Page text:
First, a special thanks to Kevin Wilson for making Android (and many other games that I have had fun playing): the legacy of Android is going to push forward FFG's other Android universe inspired products. I look very much forward to Infiltration and other boardgames of the same universe, and I know others are excited by the idea of an RPG. I cannot express how much you put into this game. I am well pleased with what was attempted and I hope that is done again with some of this review in mind. Thank you for sharing your passion with the community and I believe Android's future will serve you well.
Also special thanks to jasonpanella: had I not bought this game, I would have not known what I do now about this product and what I will purchase in the future.
Lastly, Android is NOT a mystery game. I also disagree to a degree the critics who say it's a "frame-up" board game. Truly, it's how you want to imagine the game: maybe you are a selfish investigator who just wants to further his or her career by pinning the murder to the first suspect because they gave you a dirty look. I prefer thinking of it as evidence is being gathered for the prosecution, and when the prosecutor looks at all that's gathered by each investigator (end game), he decides who he is going to convict for his case (could be wrongfully accused too!). Your innocent card given at the beginning is also just a suspect who trusts you enough, or you trust them enough, to believe naively or know fully of their innocence. Another way I look at the innocent angle is you are Paul Drake, Jr. to Perry Mason and his client. The critics are wrong on the "frame-up only" account. Now, without further adieu...
Life is all about learning experiences. Android, I feel, is a good one, for Kevin Wilson, FFG, and the consumer. This review will be as positive as I can be with such a beautifully crafted game, but I do believe it falls short of its goal. I love the art, the design, the depth, the setting, Wilson's affection for his product, etc. I cannot wait for Infiltration because the Android universe is a cool place and has inspired me to begin reading sci-fi suddenly when I instead prefer more mystery, horror, and fantasy. At the end of the day though, I have to let others know how I feel about a product because we as consumers must be selective in our budgets. I bought Android on a budget that isn't going well and made an attempt to enjoy a game that I was hesitant at first to buy, bought it anyways because I liked the idea, and now after many play tests and one true game of 3 players, I can say Android is not for everyone, and I hope this review does a good job separating those who know they will enjoy it and those who will wait for future Android universe products, and even a revision of the original game, which I am all for.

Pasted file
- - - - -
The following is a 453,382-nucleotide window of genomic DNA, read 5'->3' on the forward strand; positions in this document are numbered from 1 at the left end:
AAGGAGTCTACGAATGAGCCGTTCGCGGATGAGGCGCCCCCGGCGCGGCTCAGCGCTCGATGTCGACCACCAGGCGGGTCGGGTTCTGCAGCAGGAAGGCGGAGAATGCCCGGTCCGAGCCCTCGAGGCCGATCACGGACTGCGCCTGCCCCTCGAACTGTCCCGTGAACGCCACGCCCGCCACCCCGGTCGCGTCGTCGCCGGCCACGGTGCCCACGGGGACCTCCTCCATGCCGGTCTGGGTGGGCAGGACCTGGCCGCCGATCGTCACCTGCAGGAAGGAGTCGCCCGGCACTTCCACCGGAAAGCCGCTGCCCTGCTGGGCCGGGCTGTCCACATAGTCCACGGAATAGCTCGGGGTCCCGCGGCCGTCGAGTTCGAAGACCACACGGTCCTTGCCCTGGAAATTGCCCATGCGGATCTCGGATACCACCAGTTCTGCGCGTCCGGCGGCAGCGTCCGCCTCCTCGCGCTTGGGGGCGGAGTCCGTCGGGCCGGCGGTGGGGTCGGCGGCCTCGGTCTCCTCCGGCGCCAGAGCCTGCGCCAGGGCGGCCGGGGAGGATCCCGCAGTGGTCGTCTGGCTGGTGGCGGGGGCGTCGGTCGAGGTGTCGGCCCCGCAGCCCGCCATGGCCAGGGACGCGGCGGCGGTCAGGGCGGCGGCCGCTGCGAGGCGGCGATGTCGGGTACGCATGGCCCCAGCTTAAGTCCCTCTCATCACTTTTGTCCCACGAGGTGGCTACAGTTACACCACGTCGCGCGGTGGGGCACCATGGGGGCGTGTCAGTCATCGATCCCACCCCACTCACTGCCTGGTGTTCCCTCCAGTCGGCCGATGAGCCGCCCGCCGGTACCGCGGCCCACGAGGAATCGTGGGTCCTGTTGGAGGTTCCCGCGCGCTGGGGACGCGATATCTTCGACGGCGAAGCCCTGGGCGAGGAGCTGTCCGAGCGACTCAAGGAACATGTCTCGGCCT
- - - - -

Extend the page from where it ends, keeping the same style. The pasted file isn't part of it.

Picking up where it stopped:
I want to clear things up right away: Android is a quality-made game, but its unsimplified mechanics will cause strife. If you buy this game, you must read a 40 page manual to understand just about every little tidbit (you can find the manual under Android's "support" tab). I have read it twice before teaching it to others. Somewhere I have been told that I have misled players on a key point or two. My suggestion for buyers is if you are going to buy this game, find at least two more people who are interested in playing this game (three more, if you want to be safer about your purchase-a good idea). Be sure they are not offended by a game that is nasty in its competitive card play and play length (players can lose turns if not careful, and I happened to combo a guy where no matter what, Raymond's turn practically voided beyond his control). Patience and humbleness are virtue in enjoying this game. Ask them, after considering the overall consensus of good and bad about the game, if they are not just willing to try it, but play it again even if the first session goes bad. Many critical reviewers, including myself, write the criticism by how bad the first game went (and I will go into that later), and even some who later favor and love the game admit their first time too was not great. When you find your players, before you buy it, ask them to read the rule book. This game is absolute competitiveness; if only one person reads the book and explains the rest of this 40 pager, someone could accuse another of being misled. Avoid that by making it a prerequisite to READ THE MANUAL. Therefore, no one can be misled but by themselves. When at least three people have (including yourself), discuss it and whether your group is interested in it or not. If you cannot meet the prerequisite amount of three players that include yourself, do not buy this game (unless buying for variant, see below). Your Android will sit on your shelf as mine will for a while.
I am the proud owner of many FFG games: Space Hulk card game, Mansions of Madness (even with its flaws, it is one of the best games I've ever played), Gears of War, and Dungeon Quest (some people will find it the equivalent of Android's fun factor) are my favorites. Android is something I want to be proud of. I have heard many people critique why the game is either great or terrible, and though I don't believe it is terrible, the fun factor is spoiled with length, rule complexity, and a failure in balance. I will detail each of these respectively, and then give a conclusion on how you may be someone who really should own Android.